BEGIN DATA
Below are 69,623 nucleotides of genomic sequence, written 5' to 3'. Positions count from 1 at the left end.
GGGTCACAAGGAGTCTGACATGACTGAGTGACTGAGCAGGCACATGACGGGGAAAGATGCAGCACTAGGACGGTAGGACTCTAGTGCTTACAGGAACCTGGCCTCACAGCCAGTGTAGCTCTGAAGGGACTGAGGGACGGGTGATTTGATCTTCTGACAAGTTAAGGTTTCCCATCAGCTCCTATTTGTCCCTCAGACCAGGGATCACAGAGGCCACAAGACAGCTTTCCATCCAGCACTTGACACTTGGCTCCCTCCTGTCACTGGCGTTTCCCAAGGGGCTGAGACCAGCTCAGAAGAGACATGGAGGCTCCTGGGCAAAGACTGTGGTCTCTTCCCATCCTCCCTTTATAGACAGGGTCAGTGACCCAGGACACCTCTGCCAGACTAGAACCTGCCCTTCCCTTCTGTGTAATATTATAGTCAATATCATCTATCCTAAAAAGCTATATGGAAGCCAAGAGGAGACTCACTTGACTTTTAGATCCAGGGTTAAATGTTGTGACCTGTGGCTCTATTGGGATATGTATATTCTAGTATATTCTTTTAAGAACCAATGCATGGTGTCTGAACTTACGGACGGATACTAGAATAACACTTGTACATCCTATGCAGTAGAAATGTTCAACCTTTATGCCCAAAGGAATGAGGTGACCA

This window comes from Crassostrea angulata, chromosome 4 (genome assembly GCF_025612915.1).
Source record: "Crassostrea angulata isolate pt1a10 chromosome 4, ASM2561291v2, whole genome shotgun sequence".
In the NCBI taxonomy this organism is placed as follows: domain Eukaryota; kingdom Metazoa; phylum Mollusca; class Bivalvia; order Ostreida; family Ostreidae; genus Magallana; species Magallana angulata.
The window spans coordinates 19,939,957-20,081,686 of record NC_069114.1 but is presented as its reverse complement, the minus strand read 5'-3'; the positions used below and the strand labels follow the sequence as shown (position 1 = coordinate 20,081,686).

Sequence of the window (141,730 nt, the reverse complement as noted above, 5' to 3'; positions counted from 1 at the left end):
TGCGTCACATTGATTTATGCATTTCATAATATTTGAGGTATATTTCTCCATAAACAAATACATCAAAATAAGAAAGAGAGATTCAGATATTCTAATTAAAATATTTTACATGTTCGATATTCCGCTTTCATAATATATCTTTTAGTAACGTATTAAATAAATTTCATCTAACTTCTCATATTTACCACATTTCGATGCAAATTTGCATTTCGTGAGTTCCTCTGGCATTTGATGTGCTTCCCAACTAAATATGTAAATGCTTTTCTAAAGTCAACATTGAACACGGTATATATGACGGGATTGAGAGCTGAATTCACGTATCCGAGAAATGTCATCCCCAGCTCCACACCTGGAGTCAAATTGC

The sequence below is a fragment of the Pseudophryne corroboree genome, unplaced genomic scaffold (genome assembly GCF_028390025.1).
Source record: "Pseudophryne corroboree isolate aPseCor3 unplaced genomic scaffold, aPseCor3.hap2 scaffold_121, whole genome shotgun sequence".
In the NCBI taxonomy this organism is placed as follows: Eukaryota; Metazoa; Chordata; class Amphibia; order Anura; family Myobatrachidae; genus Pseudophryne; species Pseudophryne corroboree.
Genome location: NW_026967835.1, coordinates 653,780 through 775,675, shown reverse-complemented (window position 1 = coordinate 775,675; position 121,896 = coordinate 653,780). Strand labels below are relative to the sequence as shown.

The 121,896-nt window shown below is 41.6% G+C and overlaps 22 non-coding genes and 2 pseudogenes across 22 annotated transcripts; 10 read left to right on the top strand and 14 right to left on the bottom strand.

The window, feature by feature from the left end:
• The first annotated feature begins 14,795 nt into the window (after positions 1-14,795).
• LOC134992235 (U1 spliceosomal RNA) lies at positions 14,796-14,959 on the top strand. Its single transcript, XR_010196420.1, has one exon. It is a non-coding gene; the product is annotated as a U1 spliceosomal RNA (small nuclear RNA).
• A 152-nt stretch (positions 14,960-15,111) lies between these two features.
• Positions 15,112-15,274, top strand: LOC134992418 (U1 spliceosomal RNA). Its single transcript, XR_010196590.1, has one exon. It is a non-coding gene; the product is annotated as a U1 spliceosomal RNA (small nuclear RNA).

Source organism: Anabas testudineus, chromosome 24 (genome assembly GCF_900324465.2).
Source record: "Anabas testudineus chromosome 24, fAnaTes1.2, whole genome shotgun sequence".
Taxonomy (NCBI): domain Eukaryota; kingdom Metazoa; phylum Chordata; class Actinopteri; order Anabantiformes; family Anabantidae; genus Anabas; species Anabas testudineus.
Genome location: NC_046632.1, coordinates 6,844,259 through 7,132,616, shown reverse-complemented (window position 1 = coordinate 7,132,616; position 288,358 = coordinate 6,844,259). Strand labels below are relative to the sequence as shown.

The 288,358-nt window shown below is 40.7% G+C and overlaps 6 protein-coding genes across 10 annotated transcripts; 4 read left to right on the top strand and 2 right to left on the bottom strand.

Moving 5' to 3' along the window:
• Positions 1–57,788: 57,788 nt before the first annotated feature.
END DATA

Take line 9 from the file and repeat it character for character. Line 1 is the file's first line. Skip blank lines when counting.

The sequence below is a fragment of the Pseudophryne corroboree genome, unplaced genomic scaffold (genome assembly GCF_028390025.1).